I'm going to try for a second to see the positive in this whole situation. Like, for example, we could look at this and say, "That's great that an all-men establishment is opening its doors to celebrate and include women. Good on them for loosening the belt on discrimination for just one day, so both male and female members of parliament can celebrate International Women's Day together."
But my first reaction, unfortunately, isn't a positive one and leaves me wondering why in the heck the Liberal Party decided it would be a good idea to host a function in celebration of women in a place that clearly is stuck in some 1950s time warp where women are forbidden from certain circles and establishments.
The International Women's Day celebrations will be hosted at exclusive club, Tattersalls, in Brisbane on Friday.
"Nearly half of the LNP's 14,000 members are women and this event aims to discuss and promote the involvement of more women in politics at all levels," a spokesperson for the LNP said.
"The venue was chosen simply on the basis of availability, price and flexibility in a CBD location.
"LNP Women appreciate the efforts of Tattersall's Club in accommodating their function at short notice."
The worrying thing is that politics already attracts so few women to the profession, with less than 30 per cent of politicians in Australia being women, according to Australian Parliament House's report on the representation of women in Australian parliament. Actions like this only perpetuate the boys club mentality.
Ahh the PM is holding an International Womens Day event at a mens only club. He has a real knack with women does our Tony #not— ElectronicGraffitist (@jaykey27) March 4, 2015
Ugh. Just ugh. "The Liberal National Party’s Throwing Its International Women’s Day Event In A Men’s-Only Club" http://t.co/KuWqnLH2me— Caracolita (@caracolita) March 4, 2015
Parliamentary speaker, Fiona Simpson, who will be attending the event, told News Ltd that she was "less troubled by openly male-only clubs or openly women-only gyms than by areas of society that have a veneer of equality but which hide structural impediments or unconscious bias that block women from opportunities."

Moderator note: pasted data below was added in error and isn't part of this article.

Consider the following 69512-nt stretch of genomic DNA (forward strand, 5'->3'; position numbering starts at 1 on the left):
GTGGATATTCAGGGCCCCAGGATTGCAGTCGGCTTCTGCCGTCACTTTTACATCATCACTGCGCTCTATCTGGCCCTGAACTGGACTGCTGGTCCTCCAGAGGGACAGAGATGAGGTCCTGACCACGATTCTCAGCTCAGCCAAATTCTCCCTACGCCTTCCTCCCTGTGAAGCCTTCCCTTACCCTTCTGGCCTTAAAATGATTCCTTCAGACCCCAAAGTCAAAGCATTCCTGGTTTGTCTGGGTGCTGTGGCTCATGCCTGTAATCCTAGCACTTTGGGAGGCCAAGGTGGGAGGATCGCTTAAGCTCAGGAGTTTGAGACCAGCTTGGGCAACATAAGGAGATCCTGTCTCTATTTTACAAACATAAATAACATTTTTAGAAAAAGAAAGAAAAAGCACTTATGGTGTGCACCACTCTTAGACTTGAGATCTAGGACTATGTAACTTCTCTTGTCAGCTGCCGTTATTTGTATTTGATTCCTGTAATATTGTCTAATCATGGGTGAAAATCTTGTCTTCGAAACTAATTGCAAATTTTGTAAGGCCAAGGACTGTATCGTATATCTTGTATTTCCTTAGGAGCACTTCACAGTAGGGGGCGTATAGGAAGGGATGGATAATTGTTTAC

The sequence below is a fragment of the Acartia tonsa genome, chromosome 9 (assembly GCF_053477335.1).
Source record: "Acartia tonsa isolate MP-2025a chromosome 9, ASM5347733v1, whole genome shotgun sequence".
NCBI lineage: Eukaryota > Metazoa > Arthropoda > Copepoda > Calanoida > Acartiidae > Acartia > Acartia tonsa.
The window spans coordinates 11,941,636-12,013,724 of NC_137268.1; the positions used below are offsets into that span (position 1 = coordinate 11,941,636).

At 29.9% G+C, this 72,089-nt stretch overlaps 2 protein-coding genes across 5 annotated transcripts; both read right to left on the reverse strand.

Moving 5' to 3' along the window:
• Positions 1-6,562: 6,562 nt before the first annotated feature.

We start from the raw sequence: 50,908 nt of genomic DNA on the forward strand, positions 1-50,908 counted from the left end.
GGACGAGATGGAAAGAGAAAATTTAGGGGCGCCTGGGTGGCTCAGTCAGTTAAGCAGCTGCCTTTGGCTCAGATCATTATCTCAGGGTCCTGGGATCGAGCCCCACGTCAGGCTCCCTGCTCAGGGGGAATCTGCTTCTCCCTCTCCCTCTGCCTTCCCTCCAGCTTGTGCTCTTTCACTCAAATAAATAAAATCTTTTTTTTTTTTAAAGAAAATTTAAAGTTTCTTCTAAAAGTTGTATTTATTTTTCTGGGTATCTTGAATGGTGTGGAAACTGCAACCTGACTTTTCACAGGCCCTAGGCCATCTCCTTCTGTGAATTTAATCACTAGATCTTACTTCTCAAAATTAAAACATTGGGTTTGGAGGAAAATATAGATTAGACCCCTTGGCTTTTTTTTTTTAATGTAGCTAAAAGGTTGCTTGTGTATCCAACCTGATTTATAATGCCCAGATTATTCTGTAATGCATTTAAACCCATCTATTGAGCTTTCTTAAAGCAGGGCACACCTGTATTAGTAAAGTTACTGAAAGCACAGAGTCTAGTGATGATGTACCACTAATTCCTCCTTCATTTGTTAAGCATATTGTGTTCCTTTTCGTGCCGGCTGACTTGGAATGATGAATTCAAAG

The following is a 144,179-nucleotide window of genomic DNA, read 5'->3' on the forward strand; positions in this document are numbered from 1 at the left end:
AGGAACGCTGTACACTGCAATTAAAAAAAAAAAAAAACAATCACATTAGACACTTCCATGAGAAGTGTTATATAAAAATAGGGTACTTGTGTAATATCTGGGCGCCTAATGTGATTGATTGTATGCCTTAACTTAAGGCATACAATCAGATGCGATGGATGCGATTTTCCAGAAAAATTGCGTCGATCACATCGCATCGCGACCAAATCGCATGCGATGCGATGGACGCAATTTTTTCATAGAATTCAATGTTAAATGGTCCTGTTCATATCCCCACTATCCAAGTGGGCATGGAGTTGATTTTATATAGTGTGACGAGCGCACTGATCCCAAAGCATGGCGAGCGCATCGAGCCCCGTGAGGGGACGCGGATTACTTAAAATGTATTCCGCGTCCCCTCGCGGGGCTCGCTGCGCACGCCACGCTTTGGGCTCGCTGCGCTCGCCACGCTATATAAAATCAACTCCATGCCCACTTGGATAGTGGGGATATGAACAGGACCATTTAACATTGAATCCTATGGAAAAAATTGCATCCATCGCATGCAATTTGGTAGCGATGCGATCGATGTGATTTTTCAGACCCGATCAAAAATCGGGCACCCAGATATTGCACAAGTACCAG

Prime Minister Tony Abbott seems to think there's nothing wrong with the idea, either. Actually, he uses some very colourful vocabulary to give the celebrations a wordy pat on the back.
"Good on the Liberal National Party, smashing the glass ceiling yet again. I say congratulations and thank God that bastion of old-fashioned chauvinism has finally collapsed like the walls of Jericho at the trumpet cry of the Liberal National Party."
I'm inclined to agree that, yes, this could have been a sweeping gesture of eradicating the glass ceiling from a domain where that needs to happen. But the very fact the LNP organised the event at Tattersalls "on the basis of availability, price and flexibility", and not because of the important message it sends about equality and gender, is enough of a reason to assume this is another example of the government being out of touch with the public.
What do you think about the International Women's Day celebrations being held at Tattersalls? Share your thoughts and opinions in the comments section below.
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